Set In Santa Barbara, California during the hopeful optimism of the late 70s, 20th Century Women follows the story of Dorothea Fields (Annette Bening), a troubled Mum in her mid 50s who struggles to deal with her adolescent son Jamie (Lucas Jade Zumann) while the world changes around her. This beautifully written, smartly shot film is an engaging look at the 70s while delivering a fantastic character driven drama that delivers on so many levels.
The household, and screen time, is shared by 3 equally strong women who, in their own way, try to guide Jamie to adulthood with their own interpretation of the world. There’s Jamie’s best friend at school Julie (Elle Fanning), who spends her time drinking and having sex to hide her pain. Jamie’s Mum Dorothea, who refuses to catch up to the changing world, stuck in her ways following the depression. Finally, there’s Abbie (Greta Gerwig) a free spirited woman who’s still getting over a serious illness that threatened to claim her life. The film respects their individual stories enough to let us embrace each character as well as get a glimpse at how they interact with Jamie.
It’s funny, its hard hitting and often times seriously emotionally driven on these characters stumbling through life to try and achieve happiness. Speaking of happiness, the moral questions subtly flaunted here are very interesting. There’s the question of what constitutes one to be happy, teen sexuality and whether you can grow up without a father figure and still be considered a man as but a few examples. On an analytical level, 20th Century Women is a great art piece to explore.
It would be unfair of me to point out just Dorothea as the stand out actress here as well. Although she does deliver some of the best scenes in the film with wisps of smoke obscuring the fear in her far-away eyes as she struggles to adjust to a changing world, the supporting cast does an equally good job. Some of this is down to the screen time – each character is treated with sufficient respect to tell their stories and have their say with the narration but also the screenplay and writing are top notch. The dialogue feels organic, there’s no forced lines here and the chemistry between all the characters can be felt from the first interaction to the last.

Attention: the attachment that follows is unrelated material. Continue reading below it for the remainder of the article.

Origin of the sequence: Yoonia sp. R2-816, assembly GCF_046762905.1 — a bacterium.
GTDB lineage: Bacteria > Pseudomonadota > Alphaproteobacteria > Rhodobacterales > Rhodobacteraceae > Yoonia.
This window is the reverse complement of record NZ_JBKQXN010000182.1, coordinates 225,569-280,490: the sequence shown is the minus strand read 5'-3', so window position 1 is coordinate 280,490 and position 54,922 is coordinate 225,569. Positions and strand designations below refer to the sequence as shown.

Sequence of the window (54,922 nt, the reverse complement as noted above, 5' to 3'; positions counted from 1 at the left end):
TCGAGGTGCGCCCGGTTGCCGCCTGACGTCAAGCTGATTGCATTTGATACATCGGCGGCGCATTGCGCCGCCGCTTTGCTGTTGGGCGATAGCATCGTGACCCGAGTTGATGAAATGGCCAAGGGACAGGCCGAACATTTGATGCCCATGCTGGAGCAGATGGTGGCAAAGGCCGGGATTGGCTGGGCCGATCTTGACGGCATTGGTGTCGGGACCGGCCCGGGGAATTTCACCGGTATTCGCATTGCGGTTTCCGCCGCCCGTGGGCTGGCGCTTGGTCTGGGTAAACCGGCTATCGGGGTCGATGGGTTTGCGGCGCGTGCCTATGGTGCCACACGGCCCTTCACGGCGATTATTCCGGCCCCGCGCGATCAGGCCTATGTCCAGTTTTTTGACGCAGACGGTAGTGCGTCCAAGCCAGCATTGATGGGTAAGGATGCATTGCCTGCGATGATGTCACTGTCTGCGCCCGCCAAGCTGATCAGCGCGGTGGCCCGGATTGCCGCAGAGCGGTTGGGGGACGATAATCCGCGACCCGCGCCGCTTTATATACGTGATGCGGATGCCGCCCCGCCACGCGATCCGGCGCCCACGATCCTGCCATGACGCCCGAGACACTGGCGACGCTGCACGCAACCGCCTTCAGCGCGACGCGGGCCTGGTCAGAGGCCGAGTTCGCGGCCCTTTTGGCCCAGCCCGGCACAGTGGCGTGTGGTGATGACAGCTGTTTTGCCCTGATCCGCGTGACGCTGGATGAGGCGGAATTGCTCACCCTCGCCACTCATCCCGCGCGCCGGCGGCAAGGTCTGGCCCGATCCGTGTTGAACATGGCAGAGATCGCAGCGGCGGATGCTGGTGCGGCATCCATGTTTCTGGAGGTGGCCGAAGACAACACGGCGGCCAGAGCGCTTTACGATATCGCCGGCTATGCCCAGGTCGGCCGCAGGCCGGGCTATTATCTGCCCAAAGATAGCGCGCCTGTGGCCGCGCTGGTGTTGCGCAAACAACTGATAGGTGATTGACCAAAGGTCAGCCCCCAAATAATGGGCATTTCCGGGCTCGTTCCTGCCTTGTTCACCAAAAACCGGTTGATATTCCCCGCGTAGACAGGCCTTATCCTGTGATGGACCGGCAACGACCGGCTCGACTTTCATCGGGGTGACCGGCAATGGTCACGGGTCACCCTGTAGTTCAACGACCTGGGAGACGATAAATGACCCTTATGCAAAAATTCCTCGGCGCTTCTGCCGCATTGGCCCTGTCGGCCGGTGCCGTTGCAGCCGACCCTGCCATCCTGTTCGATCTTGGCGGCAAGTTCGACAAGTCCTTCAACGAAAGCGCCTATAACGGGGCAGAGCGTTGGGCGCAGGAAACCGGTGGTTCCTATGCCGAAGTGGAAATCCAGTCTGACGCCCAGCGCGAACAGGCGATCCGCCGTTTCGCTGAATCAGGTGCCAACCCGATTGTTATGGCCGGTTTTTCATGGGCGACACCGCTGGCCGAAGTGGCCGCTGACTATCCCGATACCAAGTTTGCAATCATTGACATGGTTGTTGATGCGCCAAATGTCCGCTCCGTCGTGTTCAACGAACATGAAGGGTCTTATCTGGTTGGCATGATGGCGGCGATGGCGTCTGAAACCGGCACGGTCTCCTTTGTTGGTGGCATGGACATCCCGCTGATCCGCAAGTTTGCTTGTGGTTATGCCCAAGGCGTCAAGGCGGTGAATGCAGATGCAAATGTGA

What I absolutely adored 20th Century Women, aside from its smart writing and excellent acting, is how these merge together with fantastic cinematography and great direction.
Although the story is predominantly told through the eyes of Jamie’s Mum, Dorothea, there are parts where we’re filled in on the background of each supporting character and what led them to wind up in Jamie’s life. This is such a good idea that it gives us sufficient information without a massive expository dump of information from dialogue, and also gives enough of a breather between the emotional journeys of the characters.
Overall, 20th Century Women is a fantastic film, certainly a great art piece with its psychedelic medley of colour and great camera work that it hides what little faults are in this film. It might not be perfect, the character of William is probably the least developed of the bunch and doesn’t get as much development as others but this is a minor point. The film is a great nod to the 70s and certainly an excellent art piece that deserves to be watched.